Niobe has a “true confessions” post up filled with people’s deepest and darkest secrets. I thought about posting mine, but then I realized it would do me no good because it is anonymous. If no one knows it has come from me, how will posting it help me to fix the problem? The whole point of blogging for me is that it keeps me honest.
So, here goes. My deepest and darkest secrets.
Lately, I have not been the kind of person I want to be. I have been dismissive of the kids too often. No, I don’t mean saying “uh-huh” distractedly. I mean sniping, “Really? Do we have to talk about this right now?” when the kid just wants to tell me something. OK, usually it’s when the kid is complaining about something, but I am afraid I am making my sons think I don’t value them and their words.
I don’t know why I am doing this. Sometimes, I can be the most attentive, caring mother. But, at other moments, I am just this snide woman who wants to be left alone so I can get the laundry put away. How can the woman who supportively helped Zachary sound out words in the morning be the same one who, in the evening, snapped at him to be quiet for a minute because I couldn’t tie up the tomato plants while carrying on a conversation with him?
I have a fucking doctorate. I am pretty sure I have the brain-power to both tie up tomato plants and talk to a five-year-old about his plans for his birthday party.
I value these children more than life itself, but I am shooting my kids down several times a day. “Several” means three or four, which is way too often for a child to get the impression that his mom doesn’t have time for him. I feel like Aunty Em when she tells Dorothy to find a place where she can’t get into any trouble.
They don’t seem particularly troubled by it, which bothers me even more. Are they just used to their mother telling them they are not a priority? How long have I been doing this?
I also yell too much. I know that. I must end up hollering at them each four or five times a day. Not red-in-the-face yelling, but angry enough. Today, yeah, it was warranted when Zach waited till Ben had left to go to the bathroom and then deliberately broke apart his brother’s train track. That yelling I am OK with, especially because I hit just the right note of how-would-you-feel. But, when Benjamin kept putting his belly on the small table I had set up in the kitchen for Lilah (Little Miss I-Can-Pull-Up-To-Standing), did I really need to say, “Stop getting up on that table NOW!” Was there perhaps a cooler way of dealing with it?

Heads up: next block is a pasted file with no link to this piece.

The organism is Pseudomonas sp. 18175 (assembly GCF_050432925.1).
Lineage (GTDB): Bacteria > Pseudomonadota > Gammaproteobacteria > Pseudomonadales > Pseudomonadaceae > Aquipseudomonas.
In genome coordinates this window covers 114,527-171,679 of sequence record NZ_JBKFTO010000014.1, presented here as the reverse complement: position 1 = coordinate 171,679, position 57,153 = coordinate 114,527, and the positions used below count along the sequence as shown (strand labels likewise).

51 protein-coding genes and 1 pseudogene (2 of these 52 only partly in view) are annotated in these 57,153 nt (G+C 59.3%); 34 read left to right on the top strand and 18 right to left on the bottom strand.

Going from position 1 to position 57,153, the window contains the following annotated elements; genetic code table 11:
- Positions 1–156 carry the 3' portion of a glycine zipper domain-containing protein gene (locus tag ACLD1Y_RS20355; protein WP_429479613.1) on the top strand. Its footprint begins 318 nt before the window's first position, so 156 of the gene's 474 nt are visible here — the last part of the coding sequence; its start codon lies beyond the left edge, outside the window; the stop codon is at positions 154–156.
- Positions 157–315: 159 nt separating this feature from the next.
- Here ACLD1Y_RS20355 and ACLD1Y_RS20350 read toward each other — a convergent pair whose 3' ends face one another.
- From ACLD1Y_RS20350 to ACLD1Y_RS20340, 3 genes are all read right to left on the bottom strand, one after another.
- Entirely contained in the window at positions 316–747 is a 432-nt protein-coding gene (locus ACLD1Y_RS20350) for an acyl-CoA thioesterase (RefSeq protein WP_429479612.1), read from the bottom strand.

It’s not just the one incident. It’s that there are many times a day I choose to raise my voice instead of finding another way. Although, the word “choose” is a suspect one, because I am not entirely sure it is a choice on my part. I just get worn down from “finding another way” nine gazillion and two times a day and go for raising my voice, which actually works.
Yeah, yeah. I know. I am not a bad mother, everyone does it, I use positive reinforcement well, yadda yadda. But, the truth is that I worry that if some of you saw our household, it wouldn’t seem very happy to you. I want some sort of quantitative system that will count the number of giggles, kind words, and attention given and weigh it against all the “I’m busy” and “Stop that this instant.” I want to know I’m not as awful as it feels sometimes.
We have an Unkindness Chair, where the boys have to go when they are particularly unkind. It helps underscore the need for changing their behavior. Combined with the positive reinforcement of the sticker charts, it is fairly effective for reinforcing appropriate behavior. Putting this up on the internet is my grown-up version of the Unkindness Chair. I am hoping it will underscore for me the way I need to change my behavior.
Because, while it is kind of cute when Zachary tells me “you’re grouchy,” I also think it’s pretty cute when he smiles.